The Chinese embassy in Ottawa has urged Canada not to interfere in Hong Kong affairs after Canadian Foreign Minister Melanie Joly said the city's freedom was being suppressed.
In a statement on Friday, the 25th anniversary of Hong Kong's return to Chinese rule, the embassy said external forces should not make "irresponsible remarks".
"The so-called deep ties between Canada and Hong Kong cannot be a reason for Canada to interfere in Hong Kong affairs," it said.
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"The Canadian side's smearing of the successful application of 'one country, two systems' is futile, and it is impossible to intervene in Hong Kong affairs."
The embassy said the efforts "will not shake China's firm determination to fully and accurately implement one country, two systems and China's safeguarding of national sovereignty."
On Thursday, Joly said Canada had direct ties with Hong Kong, with an estimated 300,000 Canadians living in the city and more than 100 Canadian companies with a presence there.
She also Hong Kong was the site of the first land battle Canadians fought in the second world war.
But she said freedom of speech and peaceful expression of alternative views had been suppressed over the past two years with the imposition of a national security law in Hong Kong.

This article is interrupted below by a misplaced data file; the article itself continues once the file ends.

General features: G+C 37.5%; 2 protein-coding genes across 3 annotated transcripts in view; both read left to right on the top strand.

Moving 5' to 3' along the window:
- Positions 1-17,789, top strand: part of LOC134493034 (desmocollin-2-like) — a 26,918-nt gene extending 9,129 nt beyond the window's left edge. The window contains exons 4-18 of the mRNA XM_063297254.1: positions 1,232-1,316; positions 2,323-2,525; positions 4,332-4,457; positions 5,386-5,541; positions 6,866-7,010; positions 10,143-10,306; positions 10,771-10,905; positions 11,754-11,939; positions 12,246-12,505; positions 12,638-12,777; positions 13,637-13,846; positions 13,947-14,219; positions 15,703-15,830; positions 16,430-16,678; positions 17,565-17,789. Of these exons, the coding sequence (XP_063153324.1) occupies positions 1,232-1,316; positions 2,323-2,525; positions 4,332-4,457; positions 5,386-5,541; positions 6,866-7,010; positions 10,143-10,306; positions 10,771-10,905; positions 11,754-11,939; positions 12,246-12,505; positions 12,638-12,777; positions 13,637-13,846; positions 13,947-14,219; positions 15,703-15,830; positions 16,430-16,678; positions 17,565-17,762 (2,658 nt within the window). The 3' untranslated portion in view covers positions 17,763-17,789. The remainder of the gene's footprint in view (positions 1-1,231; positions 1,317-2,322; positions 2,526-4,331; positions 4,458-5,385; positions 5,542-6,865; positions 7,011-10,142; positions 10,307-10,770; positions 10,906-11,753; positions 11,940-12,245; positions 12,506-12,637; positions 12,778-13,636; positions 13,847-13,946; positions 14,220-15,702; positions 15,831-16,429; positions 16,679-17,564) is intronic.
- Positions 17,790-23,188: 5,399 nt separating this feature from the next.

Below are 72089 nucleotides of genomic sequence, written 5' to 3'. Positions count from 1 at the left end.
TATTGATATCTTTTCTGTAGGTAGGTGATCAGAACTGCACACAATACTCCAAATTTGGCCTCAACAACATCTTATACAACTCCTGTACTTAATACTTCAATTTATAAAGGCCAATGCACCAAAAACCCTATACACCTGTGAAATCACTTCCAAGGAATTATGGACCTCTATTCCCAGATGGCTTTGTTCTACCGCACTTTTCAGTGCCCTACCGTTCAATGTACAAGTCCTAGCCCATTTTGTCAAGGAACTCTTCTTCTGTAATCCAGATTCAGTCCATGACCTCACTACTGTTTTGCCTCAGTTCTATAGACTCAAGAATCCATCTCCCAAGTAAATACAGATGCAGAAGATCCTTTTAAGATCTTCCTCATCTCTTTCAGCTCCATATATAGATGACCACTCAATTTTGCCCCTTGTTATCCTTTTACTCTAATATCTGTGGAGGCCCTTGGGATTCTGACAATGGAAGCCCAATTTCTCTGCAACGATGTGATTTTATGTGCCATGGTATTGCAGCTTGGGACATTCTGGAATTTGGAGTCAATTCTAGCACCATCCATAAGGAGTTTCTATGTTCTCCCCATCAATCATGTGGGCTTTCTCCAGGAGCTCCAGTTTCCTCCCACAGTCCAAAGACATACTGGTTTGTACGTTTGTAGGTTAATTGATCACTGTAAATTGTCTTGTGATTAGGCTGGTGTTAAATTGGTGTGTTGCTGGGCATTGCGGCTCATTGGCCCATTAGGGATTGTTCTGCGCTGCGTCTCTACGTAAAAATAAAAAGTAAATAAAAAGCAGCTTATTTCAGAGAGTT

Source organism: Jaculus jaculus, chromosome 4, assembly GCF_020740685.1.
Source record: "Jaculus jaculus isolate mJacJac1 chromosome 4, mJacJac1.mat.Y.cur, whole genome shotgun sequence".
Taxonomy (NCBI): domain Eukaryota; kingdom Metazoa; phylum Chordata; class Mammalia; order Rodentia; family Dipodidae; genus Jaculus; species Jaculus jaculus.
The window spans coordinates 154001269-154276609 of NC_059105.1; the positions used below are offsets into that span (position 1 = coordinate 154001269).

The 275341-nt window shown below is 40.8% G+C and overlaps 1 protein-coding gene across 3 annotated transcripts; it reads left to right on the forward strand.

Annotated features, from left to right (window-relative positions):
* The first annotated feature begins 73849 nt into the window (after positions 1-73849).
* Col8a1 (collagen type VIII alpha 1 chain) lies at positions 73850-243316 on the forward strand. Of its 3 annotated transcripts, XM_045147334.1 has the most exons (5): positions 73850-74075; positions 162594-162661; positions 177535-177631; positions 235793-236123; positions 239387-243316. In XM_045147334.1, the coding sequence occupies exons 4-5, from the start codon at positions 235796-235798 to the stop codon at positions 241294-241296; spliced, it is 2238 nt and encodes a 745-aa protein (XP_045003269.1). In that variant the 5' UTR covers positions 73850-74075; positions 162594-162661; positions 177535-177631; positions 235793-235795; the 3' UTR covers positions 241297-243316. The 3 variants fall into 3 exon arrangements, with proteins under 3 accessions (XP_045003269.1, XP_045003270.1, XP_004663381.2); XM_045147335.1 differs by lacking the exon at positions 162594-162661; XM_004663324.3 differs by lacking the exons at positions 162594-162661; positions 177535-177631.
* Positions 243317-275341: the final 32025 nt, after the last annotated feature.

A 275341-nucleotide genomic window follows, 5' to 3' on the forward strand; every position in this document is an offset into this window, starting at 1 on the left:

"Canada urges the People's Republic of China and Hong Kong authorities to adhere fully to the one country, two systems framework set out in Hong Kong's Basic Law, which also took effect 25 years ago."
She said the high degree of autonomy provided under the Basic Law and China's commitment to respect the rule of law and to uphold human rights was essential "for the stability and prosperity of Hong Kong as they were when committed to in 1997".
The United States, Britain and Australia all released statements saying they were concerned about Hong Kong's autonomy.
Australian Foreign Minister Penny Wong said Australia remained deeply concerned by the continuing erosion of Hong Kong's rights, freedoms and autonomy since the imposition of the national security law.
British Prime Minister Boris Johnson said Britain would not give up on Hong Kong and would do all it could to hold Beijing to its commitments, while US Secretary of State Antony Blinken said Hong Kong and Beijing authorities no longer viewed democratic participation, fundamental freedoms and an independent media as part of promised autonomy for the city.
Beijing said it opposed the remarks and those nations were in no position to comment on the city.
This article originally appeared in the South China Morning Post (SCMP), the most authoritative voice reporting on China and Asia for more than a century. For more SCMP stories, please explore the SCMP app or visit the SCMP's Facebook and Twitter pages. Copyright © 2022 South China Morning Post Publishers Ltd. All rights reserved.
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